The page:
BP’s ‘Apology’ Ad Not a Complete Disaster

Unlike the oil spill it has been unsuccessfully trying to contain for the last two months, BP’s new “apology ad” is not a complete disaster, according to Ace Metrix, the research firm that measures the creative effectiveness of breaking TV campaigns.

The ad, which debuted June 3, delivered an Ace Score of 526 out of a total of 950, which is in-line with the average of 523 for all ads within the Ace Metrix system. The ad scored highest with females 36-49 and lowest with males 36-49. Ace scores stem from online surveys of 500 consumers who view ads and respond to questions and provide (optionally) additional comments about the spots.

However, according to Ju Young Lee, co-founder and chief scientist at Ace Metrix, “BP missed an opportunity to emotionally connect with consumers and convince them BP is going to change for the better.”

And despite the average Ace score, many consumers expressed their anger and unhappiness with BP. Seventy-five percent of the Ace respondents said BP CEO Tony Hayward ought to be replaced. Just over half said they would never buy from BP again or buy less.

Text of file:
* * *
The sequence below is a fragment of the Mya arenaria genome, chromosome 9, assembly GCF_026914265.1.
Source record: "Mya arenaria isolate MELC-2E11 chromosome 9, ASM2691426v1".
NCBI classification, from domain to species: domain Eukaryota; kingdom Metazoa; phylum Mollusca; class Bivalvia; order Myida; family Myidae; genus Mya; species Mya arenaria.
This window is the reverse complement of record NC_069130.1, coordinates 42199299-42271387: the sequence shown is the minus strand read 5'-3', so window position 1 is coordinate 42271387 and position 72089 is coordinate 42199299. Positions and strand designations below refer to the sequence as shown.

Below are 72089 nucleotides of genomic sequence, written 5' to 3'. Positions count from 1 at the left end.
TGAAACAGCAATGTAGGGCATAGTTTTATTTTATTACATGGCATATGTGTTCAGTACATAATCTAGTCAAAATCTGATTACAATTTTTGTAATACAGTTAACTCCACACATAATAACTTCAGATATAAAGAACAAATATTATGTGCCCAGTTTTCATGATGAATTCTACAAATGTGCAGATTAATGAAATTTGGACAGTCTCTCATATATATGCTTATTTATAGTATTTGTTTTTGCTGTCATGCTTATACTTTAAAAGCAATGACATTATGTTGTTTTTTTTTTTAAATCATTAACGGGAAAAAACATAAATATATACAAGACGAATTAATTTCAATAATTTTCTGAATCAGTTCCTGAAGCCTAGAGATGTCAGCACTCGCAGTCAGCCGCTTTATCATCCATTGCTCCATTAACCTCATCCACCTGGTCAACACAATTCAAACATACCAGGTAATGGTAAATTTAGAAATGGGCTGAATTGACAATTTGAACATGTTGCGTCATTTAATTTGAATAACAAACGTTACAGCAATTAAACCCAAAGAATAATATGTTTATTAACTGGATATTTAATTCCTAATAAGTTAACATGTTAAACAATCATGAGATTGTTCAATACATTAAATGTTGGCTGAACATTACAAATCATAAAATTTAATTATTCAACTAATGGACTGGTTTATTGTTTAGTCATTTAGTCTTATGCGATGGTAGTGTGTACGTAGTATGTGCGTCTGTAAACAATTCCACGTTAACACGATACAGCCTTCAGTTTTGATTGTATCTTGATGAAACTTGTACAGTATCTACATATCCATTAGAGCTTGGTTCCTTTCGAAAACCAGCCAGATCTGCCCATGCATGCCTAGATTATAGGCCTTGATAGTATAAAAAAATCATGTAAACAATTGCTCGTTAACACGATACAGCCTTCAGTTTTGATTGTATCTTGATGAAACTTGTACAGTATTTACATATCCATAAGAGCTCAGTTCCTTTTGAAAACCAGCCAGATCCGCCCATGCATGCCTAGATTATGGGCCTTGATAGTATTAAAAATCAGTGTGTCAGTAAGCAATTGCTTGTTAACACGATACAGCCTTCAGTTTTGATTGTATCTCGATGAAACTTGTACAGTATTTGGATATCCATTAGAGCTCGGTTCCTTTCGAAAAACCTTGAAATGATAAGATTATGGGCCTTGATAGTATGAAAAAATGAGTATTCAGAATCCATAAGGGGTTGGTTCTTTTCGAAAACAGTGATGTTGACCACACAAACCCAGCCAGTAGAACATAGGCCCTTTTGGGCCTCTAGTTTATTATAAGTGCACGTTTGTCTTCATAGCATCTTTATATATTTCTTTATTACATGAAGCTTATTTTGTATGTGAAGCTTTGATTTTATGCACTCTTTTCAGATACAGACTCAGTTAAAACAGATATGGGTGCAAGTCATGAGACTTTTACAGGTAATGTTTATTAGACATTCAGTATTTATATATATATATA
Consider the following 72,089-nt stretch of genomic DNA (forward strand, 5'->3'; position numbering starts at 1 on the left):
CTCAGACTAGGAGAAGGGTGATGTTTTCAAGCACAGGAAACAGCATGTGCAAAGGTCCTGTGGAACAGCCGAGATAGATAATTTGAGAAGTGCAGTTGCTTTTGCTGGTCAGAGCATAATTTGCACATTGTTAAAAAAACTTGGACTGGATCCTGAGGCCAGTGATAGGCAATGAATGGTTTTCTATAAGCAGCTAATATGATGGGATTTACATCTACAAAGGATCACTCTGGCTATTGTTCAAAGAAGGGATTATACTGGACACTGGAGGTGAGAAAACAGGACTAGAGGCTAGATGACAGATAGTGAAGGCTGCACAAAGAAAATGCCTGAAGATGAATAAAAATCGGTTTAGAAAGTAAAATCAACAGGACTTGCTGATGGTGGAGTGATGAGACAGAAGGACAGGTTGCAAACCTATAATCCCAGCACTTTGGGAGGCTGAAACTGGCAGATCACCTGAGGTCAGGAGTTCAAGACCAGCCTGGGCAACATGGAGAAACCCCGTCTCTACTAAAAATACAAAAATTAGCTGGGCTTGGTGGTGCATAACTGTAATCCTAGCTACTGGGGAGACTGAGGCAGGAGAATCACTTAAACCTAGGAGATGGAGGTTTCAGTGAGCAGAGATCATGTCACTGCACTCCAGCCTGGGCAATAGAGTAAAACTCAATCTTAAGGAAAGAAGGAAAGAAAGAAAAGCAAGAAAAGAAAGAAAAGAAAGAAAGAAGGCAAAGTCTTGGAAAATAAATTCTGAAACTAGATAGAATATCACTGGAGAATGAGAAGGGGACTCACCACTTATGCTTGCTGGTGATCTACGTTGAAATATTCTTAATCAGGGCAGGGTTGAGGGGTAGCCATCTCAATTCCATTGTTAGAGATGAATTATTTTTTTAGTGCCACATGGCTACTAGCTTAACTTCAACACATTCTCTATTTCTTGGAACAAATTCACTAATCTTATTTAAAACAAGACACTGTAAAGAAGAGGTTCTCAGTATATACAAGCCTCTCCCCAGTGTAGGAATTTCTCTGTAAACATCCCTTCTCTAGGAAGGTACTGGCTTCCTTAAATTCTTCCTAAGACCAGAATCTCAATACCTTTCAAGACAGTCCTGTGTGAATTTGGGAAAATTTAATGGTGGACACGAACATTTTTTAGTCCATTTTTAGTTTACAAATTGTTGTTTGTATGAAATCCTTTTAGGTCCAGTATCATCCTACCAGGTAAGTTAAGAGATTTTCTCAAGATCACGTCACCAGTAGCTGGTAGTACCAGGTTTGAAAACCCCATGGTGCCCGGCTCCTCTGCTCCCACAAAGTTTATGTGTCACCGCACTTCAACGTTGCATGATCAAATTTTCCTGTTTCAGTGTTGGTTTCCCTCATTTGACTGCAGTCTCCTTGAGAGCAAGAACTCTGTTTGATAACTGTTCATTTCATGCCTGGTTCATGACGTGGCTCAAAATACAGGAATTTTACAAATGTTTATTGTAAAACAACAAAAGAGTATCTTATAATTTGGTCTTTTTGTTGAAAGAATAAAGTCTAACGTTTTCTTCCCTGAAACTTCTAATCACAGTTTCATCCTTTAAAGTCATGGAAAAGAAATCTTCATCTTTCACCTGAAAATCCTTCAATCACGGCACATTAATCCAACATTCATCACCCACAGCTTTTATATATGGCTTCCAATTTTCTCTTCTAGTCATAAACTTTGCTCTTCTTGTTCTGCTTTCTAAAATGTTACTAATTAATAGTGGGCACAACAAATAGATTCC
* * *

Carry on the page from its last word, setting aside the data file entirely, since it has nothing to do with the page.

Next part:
According to Ace, the intensity of consumer reaction differed by region. Those who lived closest to the oil spill, in the South, showed the most positive reaction whereas those who live farther from the spill — but in BP’s consumer market region, the Midwest — reacted most negatively.

Consumers are spilt in their opinion about BP’s effort. While 41 percent think BP is doing everything it can to control the spill and clean it up, an equal number of people believe that BP is doing only what it needs to do for public relations purposes. They also feel that BP’s efforts in public relations damage control are too little too late (47 percent).

One telling panelist verbatim: “I like the ad, but I’m skeptical about the company’s ability to keep the promises made in [it]. I also want more information about how they intend to keep this from happening again. I very much distrust the oil industry as a whole, given past experiences around the world with other oil spills.”

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